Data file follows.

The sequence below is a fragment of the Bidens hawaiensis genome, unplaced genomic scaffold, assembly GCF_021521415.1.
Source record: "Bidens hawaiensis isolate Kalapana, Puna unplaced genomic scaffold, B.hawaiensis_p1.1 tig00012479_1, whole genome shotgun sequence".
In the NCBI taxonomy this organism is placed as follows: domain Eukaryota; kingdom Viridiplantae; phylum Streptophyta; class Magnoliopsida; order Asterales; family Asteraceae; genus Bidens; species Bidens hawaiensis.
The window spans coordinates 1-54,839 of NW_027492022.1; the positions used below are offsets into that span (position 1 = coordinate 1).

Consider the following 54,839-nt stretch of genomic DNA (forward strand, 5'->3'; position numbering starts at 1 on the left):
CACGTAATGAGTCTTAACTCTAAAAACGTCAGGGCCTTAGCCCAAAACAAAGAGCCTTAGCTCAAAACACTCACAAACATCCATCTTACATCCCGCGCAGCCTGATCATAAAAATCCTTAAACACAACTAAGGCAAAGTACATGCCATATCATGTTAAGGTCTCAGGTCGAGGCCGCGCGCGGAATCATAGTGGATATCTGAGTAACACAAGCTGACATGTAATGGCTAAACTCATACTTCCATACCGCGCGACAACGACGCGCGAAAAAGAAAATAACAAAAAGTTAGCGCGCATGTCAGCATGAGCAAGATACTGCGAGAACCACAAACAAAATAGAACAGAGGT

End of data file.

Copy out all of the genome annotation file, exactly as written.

The sequence below is a fragment of the Bidens hawaiensis genome, unplaced genomic scaffold, assembly GCF_021521415.1.
Source record: "Bidens hawaiensis isolate Kalapana, Puna unplaced genomic scaffold, B.hawaiensis_p1.1 tig00012479_1, whole genome shotgun sequence".
In the NCBI taxonomy this organism is placed as follows: domain Eukaryota; kingdom Viridiplantae; phylum Streptophyta; class Magnoliopsida; order Asterales; family Asteraceae; genus Bidens; species Bidens hawaiensis.
The window spans coordinates 1-54,839 of NW_027492022.1; the positions used below are offsets into that span (position 1 = coordinate 1).

Consider the following 54,839-nt stretch of genomic DNA (forward strand, 5'->3'; position numbering starts at 1 on the left):
CACGTAATGAGTCTTAACTCTAAAAACGTCAGGGCCTTAGCCCAAAACAAAGAGCCTTAGCTCAAAACACTCACAAACATCCATCTTACATCCCGCGCAGCCTGATCATAAAAATCCTTAAACACAACTAAGGCAAAGTACATGCCATATCATGTTAAGGTCTCAGGTCGAGGCCGCGCGCGGAATCATAGTGGATATCTGAGTAACACAAGCTGACATGTAATGGCTAAACTCATACTTCCATACCGCGCGACAACGACGCGCGAAAAAGAAAATAACAAAAAGTTAGCGCGCATGTCAGCATGAGCAAGATACTGCGAGAACCACAAACAAAATAGAACAGAGGT